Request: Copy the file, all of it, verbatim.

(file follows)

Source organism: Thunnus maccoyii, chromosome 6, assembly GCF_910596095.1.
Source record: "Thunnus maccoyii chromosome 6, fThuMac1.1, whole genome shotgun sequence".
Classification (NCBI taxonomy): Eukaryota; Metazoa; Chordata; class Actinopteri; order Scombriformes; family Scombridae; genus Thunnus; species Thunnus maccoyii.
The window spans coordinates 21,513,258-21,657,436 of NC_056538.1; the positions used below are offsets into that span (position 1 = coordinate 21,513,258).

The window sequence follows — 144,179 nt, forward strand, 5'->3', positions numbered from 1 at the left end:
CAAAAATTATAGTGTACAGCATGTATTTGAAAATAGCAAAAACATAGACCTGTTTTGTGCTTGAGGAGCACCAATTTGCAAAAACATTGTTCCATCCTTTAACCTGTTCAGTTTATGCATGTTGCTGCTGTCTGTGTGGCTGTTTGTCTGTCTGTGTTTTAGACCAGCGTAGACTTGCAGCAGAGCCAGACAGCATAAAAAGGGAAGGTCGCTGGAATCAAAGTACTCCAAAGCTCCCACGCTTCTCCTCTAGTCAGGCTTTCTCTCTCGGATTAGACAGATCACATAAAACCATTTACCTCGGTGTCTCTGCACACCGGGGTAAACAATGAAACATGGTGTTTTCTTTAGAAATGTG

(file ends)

Source organism: Thunnus maccoyii, chromosome 6, assembly GCF_910596095.1.
Source record: "Thunnus maccoyii chromosome 6, fThuMac1.1, whole genome shotgun sequence".
Classification (NCBI taxonomy): Eukaryota; Metazoa; Chordata; class Actinopteri; order Scombriformes; family Scombridae; genus Thunnus; species Thunnus maccoyii.
The window spans coordinates 21,513,258-21,657,436 of NC_056538.1; the positions used below are offsets into that span (position 1 = coordinate 21,513,258).

The window sequence follows — 144,179 nt, forward strand, 5'->3', positions numbered from 1 at the left end:
CAAAAATTATAGTGTACAGCATGTATTTGAAAATAGCAAAAACATAGACCTGTTTTGTGCTTGAGGAGCACCAATTTGCAAAAACATTGTTCCATCCTTTAACCTGTTCAGTTTATGCATGTTGCTGCTGTCTGTGTGGCTGTTTGTCTGTCTGTGTTTTAGACCAGCGTAGACTTGCAGCAGAGCCAGACAGCATAAAAAGGGAAGGTCGCTGGAATCAAAGTACTCCAAAGCTCCCACGCTTCTCCTCTAGTCAGGCTTTCTCTCTCGGATTAGACAGATCACATAAAACCATTTACCTCGGTGTCTCTGCACACCGGGGTAAACAATGAAACATGGTGTTTTCTTTAGAAATGTG